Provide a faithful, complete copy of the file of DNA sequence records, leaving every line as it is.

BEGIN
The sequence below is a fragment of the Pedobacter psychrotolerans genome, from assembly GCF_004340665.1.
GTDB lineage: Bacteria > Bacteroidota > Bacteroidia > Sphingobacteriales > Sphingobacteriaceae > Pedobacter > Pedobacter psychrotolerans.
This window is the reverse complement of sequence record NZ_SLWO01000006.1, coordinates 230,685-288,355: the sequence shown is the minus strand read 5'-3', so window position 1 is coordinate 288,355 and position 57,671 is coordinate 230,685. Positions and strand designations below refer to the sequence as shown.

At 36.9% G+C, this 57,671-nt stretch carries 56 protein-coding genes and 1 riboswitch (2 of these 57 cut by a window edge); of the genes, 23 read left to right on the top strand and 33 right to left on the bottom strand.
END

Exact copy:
The sequence below is a fragment of the Pedobacter psychrotolerans genome, from assembly GCF_004340665.1.
GTDB lineage: Bacteria > Bacteroidota > Bacteroidia > Sphingobacteriales > Sphingobacteriaceae > Pedobacter > Pedobacter psychrotolerans.
This window is the reverse complement of sequence record NZ_SLWO01000006.1, coordinates 230,685-288,355: the sequence shown is the minus strand read 5'-3', so window position 1 is coordinate 288,355 and position 57,671 is coordinate 230,685. Positions and strand designations below refer to the sequence as shown.

At 36.9% G+C, this 57,671-nt stretch carries 56 protein-coding genes and 1 riboswitch (2 of these 57 cut by a window edge); of the genes, 23 read left to right on the top strand and 33 right to left on the bottom strand.